see2think

thinking with pictures


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quoting for photos

A great photograph is a full expression of what one feels about what is being photographed in the deepest sense, and is, thereby, a true expression of what one feels about life in its entirety.
Ansel Adams

I do not object to retouching, dodging. or accentuation as long as they do not interfere with the natural qualities of photographic technique.
Alfred Stieglitz

No one is an artist unless he carries his picture in his head before painting it, and is sure of his method and composition.
Claude Monet

Seeing these and others in print caused me to seek more online. The result is a compilation of quotes by Photographers or about Photography.


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more than pointing and shooting

A friend paraphrased Ansel Adams when he gave workshops and confined his own shooting with the students to a small camera, maybe analogous to the Point-and-Shoot camera of our time. At the end of the training and practice, everyone’s work would be displayed and judged. If anyone beat his score, then he’d refund their workshop payment. But none ever did beat him. All this is to say that the eye or vision of the photographer grows with experience, practice and command of one’s tools all along the workflow from preparing to set off with gear, to capturing, to producing and presenting the finished work.

Numerous essays and postings fromĀ Alain Briot at www.beautiful-landscape.com develop this idea of one’s deepening vision and extending the range of one’s technical powers, as well.

To begin with there is the intersection of date, location, time of day and position relative to the sun or other light source. Then there is choice of subject, its composition (lens, lighting, framing, connection or separation from adjacent and surrounding context), and moment of capture. Overlaying these tangible factors they may well be less obvious but still significant context of news value, cultural meaning, or social significance to the subject immediately and personally, or as a symbol or illustration for a more general expression; or even at the most abstract, an overlying meaning that is more abstract of all, derived from the play of color and form, texture and shading.

And so, while aiming the lens and pressing the shutter can produce a visual memento of a subject at a particular place and time, there is surely much more that goes into the decision to be at the right place and the right time before composing, recording and finally producing a vision of the scene.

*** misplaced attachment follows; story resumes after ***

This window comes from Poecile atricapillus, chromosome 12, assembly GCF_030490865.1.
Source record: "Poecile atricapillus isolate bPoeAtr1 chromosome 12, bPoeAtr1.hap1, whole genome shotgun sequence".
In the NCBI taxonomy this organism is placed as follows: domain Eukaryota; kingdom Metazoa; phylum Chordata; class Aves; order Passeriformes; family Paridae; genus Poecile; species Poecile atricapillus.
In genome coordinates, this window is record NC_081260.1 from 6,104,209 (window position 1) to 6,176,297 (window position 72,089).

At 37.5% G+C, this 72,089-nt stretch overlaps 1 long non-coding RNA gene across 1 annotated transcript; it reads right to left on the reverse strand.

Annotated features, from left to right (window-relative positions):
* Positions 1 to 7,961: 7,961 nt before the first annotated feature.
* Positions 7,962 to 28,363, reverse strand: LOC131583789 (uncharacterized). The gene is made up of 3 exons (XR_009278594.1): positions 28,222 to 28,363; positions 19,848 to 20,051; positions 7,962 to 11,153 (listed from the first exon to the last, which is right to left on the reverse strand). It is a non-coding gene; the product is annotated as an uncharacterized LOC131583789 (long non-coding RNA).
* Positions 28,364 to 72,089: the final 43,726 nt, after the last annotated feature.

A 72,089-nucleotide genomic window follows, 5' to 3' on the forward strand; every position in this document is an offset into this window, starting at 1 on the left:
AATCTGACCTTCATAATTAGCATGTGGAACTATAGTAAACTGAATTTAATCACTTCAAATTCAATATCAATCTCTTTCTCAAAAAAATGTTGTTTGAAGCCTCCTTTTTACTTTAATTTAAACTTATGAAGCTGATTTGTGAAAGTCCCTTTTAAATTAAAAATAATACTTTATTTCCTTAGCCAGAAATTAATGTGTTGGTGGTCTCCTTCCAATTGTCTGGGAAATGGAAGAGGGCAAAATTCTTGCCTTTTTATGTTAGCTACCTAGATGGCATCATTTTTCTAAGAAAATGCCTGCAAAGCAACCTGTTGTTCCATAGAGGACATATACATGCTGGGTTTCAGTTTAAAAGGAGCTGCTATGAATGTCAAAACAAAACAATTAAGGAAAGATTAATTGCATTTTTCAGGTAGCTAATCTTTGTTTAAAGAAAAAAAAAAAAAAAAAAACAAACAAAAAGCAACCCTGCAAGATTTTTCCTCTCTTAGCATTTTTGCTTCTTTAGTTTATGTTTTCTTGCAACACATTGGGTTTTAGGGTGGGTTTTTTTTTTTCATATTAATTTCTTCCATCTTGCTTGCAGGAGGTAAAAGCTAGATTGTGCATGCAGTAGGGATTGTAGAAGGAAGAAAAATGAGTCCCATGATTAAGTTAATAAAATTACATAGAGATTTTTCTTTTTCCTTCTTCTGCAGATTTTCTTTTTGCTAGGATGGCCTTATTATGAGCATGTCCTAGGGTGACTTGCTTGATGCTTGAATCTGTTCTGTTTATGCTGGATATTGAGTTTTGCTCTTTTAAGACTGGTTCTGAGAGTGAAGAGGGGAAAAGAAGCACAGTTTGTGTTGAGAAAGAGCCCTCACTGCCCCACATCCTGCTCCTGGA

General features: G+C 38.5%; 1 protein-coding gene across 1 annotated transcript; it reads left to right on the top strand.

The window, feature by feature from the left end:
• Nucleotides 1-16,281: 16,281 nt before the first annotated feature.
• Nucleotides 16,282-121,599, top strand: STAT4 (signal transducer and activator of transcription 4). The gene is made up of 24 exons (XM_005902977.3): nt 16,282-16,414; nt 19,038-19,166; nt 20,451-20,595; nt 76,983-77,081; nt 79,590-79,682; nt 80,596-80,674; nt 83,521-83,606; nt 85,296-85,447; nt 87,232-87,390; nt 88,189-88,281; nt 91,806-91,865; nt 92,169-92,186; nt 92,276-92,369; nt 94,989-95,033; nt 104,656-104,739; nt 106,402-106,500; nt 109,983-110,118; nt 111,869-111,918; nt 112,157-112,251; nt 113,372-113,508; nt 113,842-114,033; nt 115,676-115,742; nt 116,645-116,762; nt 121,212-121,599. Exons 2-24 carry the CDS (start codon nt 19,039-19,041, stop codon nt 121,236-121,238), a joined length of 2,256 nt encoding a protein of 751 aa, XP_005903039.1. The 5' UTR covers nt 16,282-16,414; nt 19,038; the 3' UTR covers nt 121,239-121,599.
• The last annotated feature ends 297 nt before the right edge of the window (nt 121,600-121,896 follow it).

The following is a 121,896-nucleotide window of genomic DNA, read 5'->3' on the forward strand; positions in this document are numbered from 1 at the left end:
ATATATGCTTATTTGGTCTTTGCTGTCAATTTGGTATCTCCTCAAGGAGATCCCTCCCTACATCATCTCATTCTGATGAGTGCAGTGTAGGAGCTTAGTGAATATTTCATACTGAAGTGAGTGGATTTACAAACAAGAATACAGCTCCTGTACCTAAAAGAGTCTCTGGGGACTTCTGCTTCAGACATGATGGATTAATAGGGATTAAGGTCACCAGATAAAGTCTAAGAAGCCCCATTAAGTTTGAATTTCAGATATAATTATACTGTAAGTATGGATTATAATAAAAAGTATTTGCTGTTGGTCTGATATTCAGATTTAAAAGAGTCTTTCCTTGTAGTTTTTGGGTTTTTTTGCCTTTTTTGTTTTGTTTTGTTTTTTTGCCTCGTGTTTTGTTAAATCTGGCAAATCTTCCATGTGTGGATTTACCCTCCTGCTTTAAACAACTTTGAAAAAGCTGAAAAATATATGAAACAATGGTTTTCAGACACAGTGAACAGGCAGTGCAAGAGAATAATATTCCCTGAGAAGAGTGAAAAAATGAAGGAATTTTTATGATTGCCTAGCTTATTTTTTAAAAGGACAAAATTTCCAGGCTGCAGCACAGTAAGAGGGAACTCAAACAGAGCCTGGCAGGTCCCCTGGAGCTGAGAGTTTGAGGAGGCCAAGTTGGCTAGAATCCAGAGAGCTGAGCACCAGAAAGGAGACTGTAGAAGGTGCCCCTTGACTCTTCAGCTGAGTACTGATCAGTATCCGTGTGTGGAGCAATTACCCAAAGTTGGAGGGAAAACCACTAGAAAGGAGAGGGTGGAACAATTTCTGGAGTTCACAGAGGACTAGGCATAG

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equipment and one’s eye

The truism that a workman’s tools determines how and what he interacts with in the world can be seen for camera work in a few ways. (1) One’s screen size alters the scale at which one can perceive detail. Having a digital camera with 5 cm LCD allows crude viewing compared to one that is 10 cm. And reviewing images on a tablet is more restrictive than a big-screen TV or large monitor, muchless the scale of a cinema projector. (2) The same change in vision of what one sees is also a function of sensor size. The smallest sensors of digital camera toys capture a crude likeness of a scene, whereas most of the low-end Point-and-Shoot cameras from the big makers can produce fine snapshots or even small enlargements when set to bigger capture (file) sizes. The pro-sumer and professional cameras have sensors many times the surface area of these other devices. The resulting range of light values and subtlety of color amplifies the vividness and tactile impression one can make on a viewer. By knowing one’s gear and its limitations, one frames the world of photo and video opportunities accordingly. (3) Lens of choice also shapes one’s vision, not only in terms of magnification, but also the relationship of foreground, middle and background. A standard or ‘normal’ lens approximates the relationships of the human eye, while a wide-angle exaggerates the space between near and middle foreground. A telephoto foreshortens the space between near and middle background. The “speed” of a given lens (how far open the aperture can go, thus permitting low-light photography at speeds faster than a lens without the same aperture) also figures into one’s vision of what could or could not be captured visually. In sum it is important to know one’s gear intimately so that response to a given situation is automatic and well practiced. And while the equipment does not ‘make’ a photo, it surely colors the vision of the person who ‘plays’ it.